Sequential measurements of serum creatine kinase cardiac isoenzyme (CK-MB) levels are used in the diagnosis of myocardial infarction. Measurement of CK-MB is particularly useful if the initial determination of troponin is abnormal or if a recurrence of myocardial infarction is suspected.
Creatine kinase (or phosphocreatine kinase, CK or CPK) is an enzyme found in the striated and cardiac muscle tissue and in smaller amounts in the brain and reflects tissue catabolism as a result of cellular injury. Creatine kinase catalyzes the metabolism of creatine into creatinine.
The test is performed to detect myocardial damage resulting in increased tissue catabolism in the area. This test measures the CK-MB, which is found mainly in the heart muscle, but also in the tongue, diaphragm, and a minimal amount in skeletal muscles.
In patients suspected of having an acute myocardial infarction, the CK-MB test alone may reveal more information than the determination of total creatine kinase concentration, which may initially show no increase. Measurement of CK-MB at 9 hours after onset of symptoms provides an accurate clinical evaluation in 99% of myocardial infarction cases.
Possible Interpretations of Pathological Values
- Increase: Anoxia, burns (electrical, thermal), cancer (lung), carbon monoxide poisoning, cardiomyopathy, vasculitis, congestive heart failure (rare), coronary angiography (rare), coronary insufficiency (rare), hypothermia, hypothyroidism, malignant hyperthermia, muscular dystrophy (Duchenne), myocardial infarction, myocarditis, severe myoglobinuria, polymyositis, pulmonary embolism, chronic renal failure, Reye's syndrome, rhabdomyolysis, Rocky Mountain spotty fever, surgery (heart, valve replacement), systemic lupus erythematosus, heart injury. Medications: Doxycycline.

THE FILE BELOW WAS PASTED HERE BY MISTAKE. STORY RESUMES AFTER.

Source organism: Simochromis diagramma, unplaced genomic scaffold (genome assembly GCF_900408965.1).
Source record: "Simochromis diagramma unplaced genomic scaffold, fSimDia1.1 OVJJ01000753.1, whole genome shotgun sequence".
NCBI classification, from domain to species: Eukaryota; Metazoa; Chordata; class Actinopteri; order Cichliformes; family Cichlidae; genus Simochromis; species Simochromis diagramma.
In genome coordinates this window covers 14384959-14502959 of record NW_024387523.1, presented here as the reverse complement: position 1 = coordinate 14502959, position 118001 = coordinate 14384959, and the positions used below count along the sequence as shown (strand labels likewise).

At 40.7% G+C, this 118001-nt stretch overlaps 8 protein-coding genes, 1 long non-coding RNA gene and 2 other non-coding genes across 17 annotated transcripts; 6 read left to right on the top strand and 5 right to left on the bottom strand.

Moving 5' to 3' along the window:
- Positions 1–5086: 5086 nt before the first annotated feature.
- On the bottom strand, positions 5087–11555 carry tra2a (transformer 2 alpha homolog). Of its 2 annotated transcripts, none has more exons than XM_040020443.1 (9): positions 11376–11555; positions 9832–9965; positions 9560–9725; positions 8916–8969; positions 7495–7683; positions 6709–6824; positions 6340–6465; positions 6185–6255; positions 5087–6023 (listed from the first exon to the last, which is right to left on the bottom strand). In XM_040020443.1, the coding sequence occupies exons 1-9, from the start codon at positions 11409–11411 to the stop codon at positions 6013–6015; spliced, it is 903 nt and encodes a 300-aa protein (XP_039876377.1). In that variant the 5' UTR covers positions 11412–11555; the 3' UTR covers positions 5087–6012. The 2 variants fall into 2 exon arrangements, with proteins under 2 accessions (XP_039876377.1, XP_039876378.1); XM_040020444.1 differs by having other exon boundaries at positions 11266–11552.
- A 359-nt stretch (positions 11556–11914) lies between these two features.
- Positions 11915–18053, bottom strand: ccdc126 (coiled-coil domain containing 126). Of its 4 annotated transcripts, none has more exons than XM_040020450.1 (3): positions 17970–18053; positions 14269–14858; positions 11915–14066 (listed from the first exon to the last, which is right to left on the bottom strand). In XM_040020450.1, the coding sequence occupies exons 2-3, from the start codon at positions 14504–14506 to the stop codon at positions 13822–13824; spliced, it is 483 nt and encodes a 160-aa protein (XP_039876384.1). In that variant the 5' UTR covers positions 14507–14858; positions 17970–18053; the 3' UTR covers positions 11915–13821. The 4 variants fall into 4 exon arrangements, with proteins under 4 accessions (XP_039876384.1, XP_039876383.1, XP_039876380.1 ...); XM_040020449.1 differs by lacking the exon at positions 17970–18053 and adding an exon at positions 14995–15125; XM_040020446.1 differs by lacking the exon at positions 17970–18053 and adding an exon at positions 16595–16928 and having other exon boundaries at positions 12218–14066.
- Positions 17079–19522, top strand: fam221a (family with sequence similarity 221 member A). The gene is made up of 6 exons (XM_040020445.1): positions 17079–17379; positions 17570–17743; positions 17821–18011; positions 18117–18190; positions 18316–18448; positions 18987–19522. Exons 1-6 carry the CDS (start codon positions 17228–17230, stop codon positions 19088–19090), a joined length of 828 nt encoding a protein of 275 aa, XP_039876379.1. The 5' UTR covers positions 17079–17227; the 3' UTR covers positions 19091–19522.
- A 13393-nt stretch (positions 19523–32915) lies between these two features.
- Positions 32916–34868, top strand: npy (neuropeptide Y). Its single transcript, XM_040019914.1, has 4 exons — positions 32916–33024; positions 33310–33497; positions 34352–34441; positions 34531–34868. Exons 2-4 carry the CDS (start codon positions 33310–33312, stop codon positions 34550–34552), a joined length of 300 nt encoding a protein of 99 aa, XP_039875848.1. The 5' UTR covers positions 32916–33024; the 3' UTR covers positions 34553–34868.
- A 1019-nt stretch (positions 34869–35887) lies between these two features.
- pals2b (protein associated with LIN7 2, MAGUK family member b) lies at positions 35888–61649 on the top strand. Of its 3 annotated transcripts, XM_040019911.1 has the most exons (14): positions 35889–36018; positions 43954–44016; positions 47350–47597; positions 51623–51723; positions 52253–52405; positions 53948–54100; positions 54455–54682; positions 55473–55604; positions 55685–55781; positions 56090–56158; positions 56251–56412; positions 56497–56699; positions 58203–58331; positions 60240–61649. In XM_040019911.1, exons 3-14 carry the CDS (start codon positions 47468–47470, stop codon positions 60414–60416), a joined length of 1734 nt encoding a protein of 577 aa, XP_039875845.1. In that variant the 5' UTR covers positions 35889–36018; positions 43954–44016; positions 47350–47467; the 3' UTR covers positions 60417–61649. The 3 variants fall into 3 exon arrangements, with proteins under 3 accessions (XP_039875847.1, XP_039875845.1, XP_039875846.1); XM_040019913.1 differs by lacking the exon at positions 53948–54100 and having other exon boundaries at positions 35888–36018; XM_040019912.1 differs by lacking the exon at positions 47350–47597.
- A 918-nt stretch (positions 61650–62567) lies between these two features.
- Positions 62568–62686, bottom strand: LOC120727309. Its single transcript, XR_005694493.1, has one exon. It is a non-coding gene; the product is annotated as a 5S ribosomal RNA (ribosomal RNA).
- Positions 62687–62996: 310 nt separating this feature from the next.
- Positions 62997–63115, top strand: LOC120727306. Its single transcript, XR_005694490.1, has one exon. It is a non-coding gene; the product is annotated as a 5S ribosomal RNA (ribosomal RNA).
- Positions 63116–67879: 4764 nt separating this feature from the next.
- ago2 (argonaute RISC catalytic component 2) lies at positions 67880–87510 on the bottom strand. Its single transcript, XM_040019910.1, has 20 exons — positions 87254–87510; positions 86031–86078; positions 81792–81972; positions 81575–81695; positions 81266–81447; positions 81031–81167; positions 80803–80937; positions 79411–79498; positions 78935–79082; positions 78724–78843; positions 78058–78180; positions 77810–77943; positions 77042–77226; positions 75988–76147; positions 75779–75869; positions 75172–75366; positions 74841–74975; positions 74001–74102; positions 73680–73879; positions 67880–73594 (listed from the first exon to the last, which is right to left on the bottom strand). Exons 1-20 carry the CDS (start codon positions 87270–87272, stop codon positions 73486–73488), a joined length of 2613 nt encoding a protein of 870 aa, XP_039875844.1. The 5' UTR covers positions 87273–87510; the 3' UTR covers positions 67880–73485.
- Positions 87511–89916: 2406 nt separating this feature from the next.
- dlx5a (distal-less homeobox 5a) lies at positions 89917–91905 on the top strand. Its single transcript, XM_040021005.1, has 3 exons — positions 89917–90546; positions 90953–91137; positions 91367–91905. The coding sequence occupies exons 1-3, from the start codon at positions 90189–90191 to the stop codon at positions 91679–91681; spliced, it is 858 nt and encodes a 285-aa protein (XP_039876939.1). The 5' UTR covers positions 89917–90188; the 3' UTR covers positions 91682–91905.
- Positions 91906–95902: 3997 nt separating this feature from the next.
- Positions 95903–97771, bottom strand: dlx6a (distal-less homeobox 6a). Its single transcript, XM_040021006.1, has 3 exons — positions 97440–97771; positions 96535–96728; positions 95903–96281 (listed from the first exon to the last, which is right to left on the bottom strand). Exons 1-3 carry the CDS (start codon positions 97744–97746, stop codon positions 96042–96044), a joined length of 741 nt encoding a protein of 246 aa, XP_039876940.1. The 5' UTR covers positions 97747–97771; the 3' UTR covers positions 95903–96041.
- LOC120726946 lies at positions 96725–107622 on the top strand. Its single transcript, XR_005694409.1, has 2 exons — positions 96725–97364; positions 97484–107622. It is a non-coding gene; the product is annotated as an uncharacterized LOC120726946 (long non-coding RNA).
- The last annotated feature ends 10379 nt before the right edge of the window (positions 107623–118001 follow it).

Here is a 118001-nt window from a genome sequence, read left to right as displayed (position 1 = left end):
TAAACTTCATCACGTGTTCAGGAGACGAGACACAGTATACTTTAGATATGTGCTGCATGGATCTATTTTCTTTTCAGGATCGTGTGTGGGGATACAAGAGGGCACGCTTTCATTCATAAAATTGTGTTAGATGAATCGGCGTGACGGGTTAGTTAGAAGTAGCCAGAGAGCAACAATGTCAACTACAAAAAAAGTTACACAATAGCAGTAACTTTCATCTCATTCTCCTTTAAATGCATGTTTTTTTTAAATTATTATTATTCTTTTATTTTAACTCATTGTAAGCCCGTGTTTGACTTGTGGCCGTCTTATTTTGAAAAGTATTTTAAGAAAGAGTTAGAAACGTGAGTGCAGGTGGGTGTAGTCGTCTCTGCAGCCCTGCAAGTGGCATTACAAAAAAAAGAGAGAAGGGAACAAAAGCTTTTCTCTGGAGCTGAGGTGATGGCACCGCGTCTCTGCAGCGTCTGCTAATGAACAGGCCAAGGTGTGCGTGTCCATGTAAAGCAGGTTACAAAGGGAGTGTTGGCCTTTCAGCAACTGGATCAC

Laboratory test results are the most important parameter for the diagnosis and monitoring of all pathological conditions. 70%-80% of diagnostic decisions are based on laboratory tests. The correct interpretation of laboratory results allows a doctor to distinguish "healthy" from "diseased".
Laboratory test results should not be interpreted from the numerical result of a single analysis. Test results should be interpreted in relation to each individual case and family history, clinical findings, and the results of other laboratory tests and information. Your personal physician should explain the importance of your test results.
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